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Remember ...

... that you don't need to know any of the theory behind chords in order to play. You can simply skip the next section and go straight to the chord diagrams page and start to experiment. HOWEVER, if you want to become a musician, not just someone who can hack out a couple of tunes, you'll get there much quicker by finding out the why's and wherefore's right at the beginning. I will explain in my own plain English way the basic structure of music, and hopefully you'll be able to understand.

I use a lot of graphics, movies and analogies to teach music and the guitar. I spent most of my learning years listening — really listening — and sorting, filing and cataloging all the bits and pieces into a mental picture of music that I could refer to and rely upon. It's that mental picture of Music, that works so well for me, that I'm attempting to pass on to you here. The good news is that it's all much easier than it seems once you see the 'big picture'.

You will soon learn that the guitar is an instrument of repeating shapes and patterns and that the fretboard is itself the best 'graph paper' to use to explain what's going on.

Chords defined

Guitar lesson by Kirk Lorange


You have no doubt heard, with trepidation, about the thousands of chords you must learn in order to play music. I myself remember a book called "1001 Chords" and my feeling of total inadequacy because I still only knew half a dozen or so.

Well, you can relax. Chords are no big deal, especially on a guitar, as you will soon find out. The guitar 'fretscape' is one of shapes, geometric patterns, that can be moved along the fretboard as a unit. Comes in very handy.


First of all, let's define what a chord is:
a chord is a group of at least three notes played together.

Two notes played together are called a double-stop or sometimes an interval, but it takes three notes played together to become a chord. Which notes? To put it in musical terms, chords are formed by 'stacking thirds', which makes little or no sense if you're just starting out.

To put it in plain English: chords consist of any three alternate notes from the major scale. What does that mean? Well, let's imagine for a minute that the 7 scale notes are the 7 days of the week. If we select three alternate days, starting on Monday, we get this:

chord formula

Start with Monday, skip Tuesday, select Wednesday, skip Thursday and select Friday. That's a 'chord'. Now lets look at a whole week's worth:

chord formula

Each colored row is a chord ... it's as simple as that. You can see that there are seven possible combinations using this simple formula, one for each day of the week. Now lets do it with the major scale.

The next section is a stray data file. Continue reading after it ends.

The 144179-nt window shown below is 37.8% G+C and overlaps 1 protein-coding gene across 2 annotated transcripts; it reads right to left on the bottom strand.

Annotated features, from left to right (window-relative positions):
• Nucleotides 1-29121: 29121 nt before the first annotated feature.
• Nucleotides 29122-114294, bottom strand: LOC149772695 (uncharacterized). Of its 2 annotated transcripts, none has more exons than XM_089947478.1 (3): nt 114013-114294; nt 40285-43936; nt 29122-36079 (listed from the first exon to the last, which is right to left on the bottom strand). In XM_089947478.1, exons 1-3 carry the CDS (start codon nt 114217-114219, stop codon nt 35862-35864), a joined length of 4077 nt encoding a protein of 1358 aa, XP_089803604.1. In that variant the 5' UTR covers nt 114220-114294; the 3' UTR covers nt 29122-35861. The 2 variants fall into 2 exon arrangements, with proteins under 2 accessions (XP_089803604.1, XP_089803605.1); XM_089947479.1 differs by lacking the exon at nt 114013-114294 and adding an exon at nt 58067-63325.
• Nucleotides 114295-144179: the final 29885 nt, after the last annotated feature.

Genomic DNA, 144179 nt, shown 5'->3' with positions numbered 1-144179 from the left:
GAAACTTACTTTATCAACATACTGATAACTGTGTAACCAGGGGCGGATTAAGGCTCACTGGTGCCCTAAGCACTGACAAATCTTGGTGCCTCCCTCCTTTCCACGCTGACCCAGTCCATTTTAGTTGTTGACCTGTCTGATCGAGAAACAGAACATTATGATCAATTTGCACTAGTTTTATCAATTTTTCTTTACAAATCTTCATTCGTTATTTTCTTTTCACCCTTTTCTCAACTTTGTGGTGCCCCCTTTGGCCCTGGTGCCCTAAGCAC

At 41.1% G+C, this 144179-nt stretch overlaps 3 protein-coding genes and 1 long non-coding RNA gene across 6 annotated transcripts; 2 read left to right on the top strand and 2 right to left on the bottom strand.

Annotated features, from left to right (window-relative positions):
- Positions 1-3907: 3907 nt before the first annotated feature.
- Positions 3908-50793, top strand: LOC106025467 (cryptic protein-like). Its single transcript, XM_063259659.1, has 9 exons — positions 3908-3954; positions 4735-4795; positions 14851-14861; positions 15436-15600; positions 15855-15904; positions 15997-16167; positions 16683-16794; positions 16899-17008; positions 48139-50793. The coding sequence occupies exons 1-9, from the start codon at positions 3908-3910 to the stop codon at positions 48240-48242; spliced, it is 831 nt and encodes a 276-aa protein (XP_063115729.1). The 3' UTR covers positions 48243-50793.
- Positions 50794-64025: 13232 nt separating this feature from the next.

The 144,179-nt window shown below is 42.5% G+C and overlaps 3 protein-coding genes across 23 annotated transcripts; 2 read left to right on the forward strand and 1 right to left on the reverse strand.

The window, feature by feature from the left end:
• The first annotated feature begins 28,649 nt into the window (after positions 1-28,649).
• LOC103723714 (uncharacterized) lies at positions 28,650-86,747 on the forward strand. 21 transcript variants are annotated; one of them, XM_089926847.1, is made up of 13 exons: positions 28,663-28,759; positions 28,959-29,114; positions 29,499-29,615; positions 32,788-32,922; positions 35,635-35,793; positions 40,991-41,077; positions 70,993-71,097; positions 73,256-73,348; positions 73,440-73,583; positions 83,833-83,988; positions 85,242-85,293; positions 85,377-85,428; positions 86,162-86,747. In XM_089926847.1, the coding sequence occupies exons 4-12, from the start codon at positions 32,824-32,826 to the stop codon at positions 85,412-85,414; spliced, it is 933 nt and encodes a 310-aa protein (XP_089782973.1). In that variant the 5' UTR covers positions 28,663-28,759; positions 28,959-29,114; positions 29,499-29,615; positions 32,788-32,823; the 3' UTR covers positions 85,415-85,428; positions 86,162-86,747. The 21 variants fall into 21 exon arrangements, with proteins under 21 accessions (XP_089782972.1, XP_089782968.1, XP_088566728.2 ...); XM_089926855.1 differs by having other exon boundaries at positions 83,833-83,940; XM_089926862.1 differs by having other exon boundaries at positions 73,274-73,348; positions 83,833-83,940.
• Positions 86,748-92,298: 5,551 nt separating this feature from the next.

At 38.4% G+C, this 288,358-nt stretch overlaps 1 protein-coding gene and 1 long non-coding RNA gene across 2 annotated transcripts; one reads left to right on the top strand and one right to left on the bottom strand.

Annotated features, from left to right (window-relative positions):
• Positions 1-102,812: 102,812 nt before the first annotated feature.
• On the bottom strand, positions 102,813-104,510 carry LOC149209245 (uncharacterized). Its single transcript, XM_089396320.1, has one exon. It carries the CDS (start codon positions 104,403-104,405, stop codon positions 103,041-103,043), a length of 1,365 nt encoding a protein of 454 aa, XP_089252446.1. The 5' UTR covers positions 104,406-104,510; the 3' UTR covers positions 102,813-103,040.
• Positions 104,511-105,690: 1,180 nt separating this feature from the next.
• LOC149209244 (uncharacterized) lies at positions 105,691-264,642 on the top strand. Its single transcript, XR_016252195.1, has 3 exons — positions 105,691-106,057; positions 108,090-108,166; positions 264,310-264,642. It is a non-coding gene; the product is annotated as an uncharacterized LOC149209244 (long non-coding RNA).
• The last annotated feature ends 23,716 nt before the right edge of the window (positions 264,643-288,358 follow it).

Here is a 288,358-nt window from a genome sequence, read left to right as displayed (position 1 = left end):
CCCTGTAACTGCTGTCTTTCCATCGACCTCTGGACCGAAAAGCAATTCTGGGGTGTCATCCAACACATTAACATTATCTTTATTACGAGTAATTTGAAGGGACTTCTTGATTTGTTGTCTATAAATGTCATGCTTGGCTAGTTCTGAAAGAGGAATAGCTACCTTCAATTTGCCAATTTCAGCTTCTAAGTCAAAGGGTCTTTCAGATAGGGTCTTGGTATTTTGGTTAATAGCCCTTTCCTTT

I'll use the C major scale because there are no sharp or flat notes in it and it's less confusing to look at, but this simple rule applies to all 12 major scales.

chord formula

Once again, each colored row in this graphic represents a chord, and you can see that there are 7 rows, one for each note of the scale. Each chord consists of a Root (sometimes called the Tonic), a Third and a Fifth ... the old "1-3-5".

Chords are named after their Root.

So, from the major scale we have built 7 triads, which is the term used to describe these simple three-note chords. Of course, guitars have 6 strings, so we need to double up some notes to make chords on guitars, notes from other octaves (more on that later), but you can always just play the three note triads on just three strings and still be playing a chord.

chord clock

Easy? Yes, but there is one flaw in this analogy: the intervals between consecutive week days are all 'one day', but our scale is made up of uneven intervals (see the scale clock to the left ... some are one hour apart, some are two), so those combinations can't all be the same. What that means in musical terms is that the chords will have different sounds, different flavors. There are two main flavors: Major and minor. There is no need at this stage to remember all the theory, but each major scale gives rise to three major chords, three minor chords and one 'half-diminished' chord, which is a kind of minor chord. The movie at the top of the page explains all this with animated graphics making it much easier to understand. These seven chords and the seven notes that gave rise to them are collectively known as the Key, and because this particular batch came from the C Major Scale, it's known as the Key of C Major.

Let's see what these chords look like on the fretboard —››